However, she remains determined to stay physically active because she knows that it is imperative to do so for the upcoming season. “If I come out [of physical distancing without having] improved on anything, then I have failed myself,” she remarked. 

For Crone, thinking about her teammates keeps her motivated to stay fit. “When you know your team is counting on you to do your part, I think it makes it a lot easier to get off the couch,” she said. 

Different circumstances, same expectations 

Nevertheless, under physical distancing, the expectations for players remain the same. They’re still expected to complete mandatory dribbling and conditioning exercises, along with a total of three lifts a week — with two team lifts being led by their strength and conditioning coach over Zoom.

Cusimano and Ford have also taken up activities such as kickboxing, spinning, and yoga in their free time. “The goal is to just keep working out and training on our own with the mindset that the season is still happening for sure,” Crone noted. 

When it comes to holding each other accountable, the players are aware that it is their responsibility to ensure that they come into training camp as the best version of themselves. The large 2020 recruiting class has also served to ensure that they do not slack off. As of February 2020, the team had signed 10 new recruits.

Ford noted, “it is well understood that there are certain expectations for the returning players. If you don’t come into training camp ready to go, it is understood that there won’t be a spot for [you].” 

With no word on when the season will begin, the players are eagerly waiting for the all-clear to begin training again. 

U of T plans to have mix of in-person, online courses for fall 2020 semester

“Much still remains uncertain,” reads President Gertler’s letter to U of T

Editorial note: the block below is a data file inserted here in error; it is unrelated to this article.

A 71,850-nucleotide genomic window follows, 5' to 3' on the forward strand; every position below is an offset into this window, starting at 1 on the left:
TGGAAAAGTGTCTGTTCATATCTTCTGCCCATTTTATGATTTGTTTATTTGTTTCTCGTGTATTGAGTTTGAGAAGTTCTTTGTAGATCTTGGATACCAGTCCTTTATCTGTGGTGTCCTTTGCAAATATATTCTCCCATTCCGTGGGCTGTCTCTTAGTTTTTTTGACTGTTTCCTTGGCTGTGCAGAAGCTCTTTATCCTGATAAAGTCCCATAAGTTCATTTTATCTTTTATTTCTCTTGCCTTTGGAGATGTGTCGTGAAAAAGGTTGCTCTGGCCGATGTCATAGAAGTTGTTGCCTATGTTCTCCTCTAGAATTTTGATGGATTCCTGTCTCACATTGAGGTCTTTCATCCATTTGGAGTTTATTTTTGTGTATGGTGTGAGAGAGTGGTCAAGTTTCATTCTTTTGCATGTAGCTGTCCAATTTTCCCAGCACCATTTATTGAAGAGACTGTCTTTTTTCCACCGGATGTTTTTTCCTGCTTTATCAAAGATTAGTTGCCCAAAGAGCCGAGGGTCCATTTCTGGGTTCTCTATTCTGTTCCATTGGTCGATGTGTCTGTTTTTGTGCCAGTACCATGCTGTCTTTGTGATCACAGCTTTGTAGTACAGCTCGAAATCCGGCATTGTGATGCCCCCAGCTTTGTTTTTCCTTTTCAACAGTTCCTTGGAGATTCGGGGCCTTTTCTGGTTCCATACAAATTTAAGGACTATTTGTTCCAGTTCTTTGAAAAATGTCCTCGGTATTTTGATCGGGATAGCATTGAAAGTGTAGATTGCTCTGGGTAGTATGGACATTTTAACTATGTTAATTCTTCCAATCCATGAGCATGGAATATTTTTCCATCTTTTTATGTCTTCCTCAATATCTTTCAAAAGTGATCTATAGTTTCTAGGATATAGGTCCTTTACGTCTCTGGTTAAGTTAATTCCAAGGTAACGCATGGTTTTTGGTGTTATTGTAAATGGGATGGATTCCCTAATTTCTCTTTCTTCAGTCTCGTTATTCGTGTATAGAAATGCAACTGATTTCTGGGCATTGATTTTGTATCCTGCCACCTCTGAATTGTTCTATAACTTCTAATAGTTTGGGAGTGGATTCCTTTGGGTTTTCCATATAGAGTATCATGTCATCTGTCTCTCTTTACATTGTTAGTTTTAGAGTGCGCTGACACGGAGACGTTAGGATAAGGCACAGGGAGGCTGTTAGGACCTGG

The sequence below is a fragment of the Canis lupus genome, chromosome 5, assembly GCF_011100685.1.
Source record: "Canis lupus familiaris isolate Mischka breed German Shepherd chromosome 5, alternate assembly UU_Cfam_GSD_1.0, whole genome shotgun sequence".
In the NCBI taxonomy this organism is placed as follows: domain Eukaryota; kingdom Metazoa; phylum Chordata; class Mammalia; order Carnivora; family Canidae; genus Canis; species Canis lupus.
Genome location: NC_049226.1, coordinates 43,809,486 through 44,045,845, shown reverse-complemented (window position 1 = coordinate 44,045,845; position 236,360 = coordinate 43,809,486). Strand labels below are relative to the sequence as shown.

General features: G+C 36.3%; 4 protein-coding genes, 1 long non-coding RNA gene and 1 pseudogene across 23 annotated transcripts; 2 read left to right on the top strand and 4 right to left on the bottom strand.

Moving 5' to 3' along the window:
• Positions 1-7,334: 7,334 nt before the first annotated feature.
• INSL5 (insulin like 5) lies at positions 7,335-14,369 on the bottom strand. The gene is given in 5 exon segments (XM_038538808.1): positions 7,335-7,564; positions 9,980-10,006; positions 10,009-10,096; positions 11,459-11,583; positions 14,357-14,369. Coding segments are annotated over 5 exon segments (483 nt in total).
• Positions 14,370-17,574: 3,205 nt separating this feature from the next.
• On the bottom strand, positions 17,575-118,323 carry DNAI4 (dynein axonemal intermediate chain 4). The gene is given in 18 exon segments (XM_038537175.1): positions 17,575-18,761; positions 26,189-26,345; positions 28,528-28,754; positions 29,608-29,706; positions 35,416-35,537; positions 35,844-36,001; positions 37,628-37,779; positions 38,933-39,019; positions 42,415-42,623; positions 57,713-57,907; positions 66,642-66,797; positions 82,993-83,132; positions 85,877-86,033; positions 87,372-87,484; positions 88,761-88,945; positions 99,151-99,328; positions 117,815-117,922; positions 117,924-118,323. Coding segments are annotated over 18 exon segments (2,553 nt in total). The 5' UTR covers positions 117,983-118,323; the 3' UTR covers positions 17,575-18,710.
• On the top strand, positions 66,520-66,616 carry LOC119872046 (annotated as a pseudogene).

U of T plans to have mix of in-person, online courses for fall 2020 semester

U of T’s plan for the fall 2020 semester will likely include a mix of smaller on-campus courses, seminars, and labs, while larger courses may remain online, according to a letter from President Meric Gertler to the U of T community today.

U of T anticipates a “gradual, safe return to our campuses, with as much on-campus activity as is practicable, sensible, and safe.” However, it is not clear what class size would determine whether a course would be online, or if classes that begin online in fall 2020 will remain that way the entire semester. Gertler wrote that the university is developing guidelines for safety and that there will likely be different policies at each of the three campuses. 

He also revealed three guiding principles to the university’s plan, which include “promoting health and safety, advancing academic excellence, and meeting the needs of our community – our students, faculty, librarians, and staff.” The university is working with deans and principals to meet the needs of various academic divisions and improve online learning. 

The university expects research to return in the fall, some of which may be done virtually, and promised to release more guidelines soon. Campus buildings such as libraries and labs will also focus on implementing physical distancing requirements.

According to Faculty of Arts & Science (FAS) Dean Melanie Woodin, students in FAS will have the option of participating in classes online if they cannot attend in person. She wrote in a Q&A that many courses in the FAS will be delivered both in-person and online, possibly with instructors recording in-person classes for students who cannot be there physically.

In an interview with U of T News, Vice-Provost Academic Programs and Innovations in Undergraduate Education Susan McCahan said that even if larger lectures are conducted virtually, there will still be some opportunities for in-person activities. 

Woodin also announced the FAS’ plan for welcoming incoming students with online advising content and information sessions available over the summer, and noted that the FAS would reach out to new students by email as well.

“We do not have all of the answers yet,” Gertler noted, emphasizing that it is not clear what the conditions will be like in September. Ontario began the first stage of its reopening plan on May 19, with some retail stores, workplaces, and other businesses able to operate. 

The Varsity has reached out to U of T Media Relations for comment.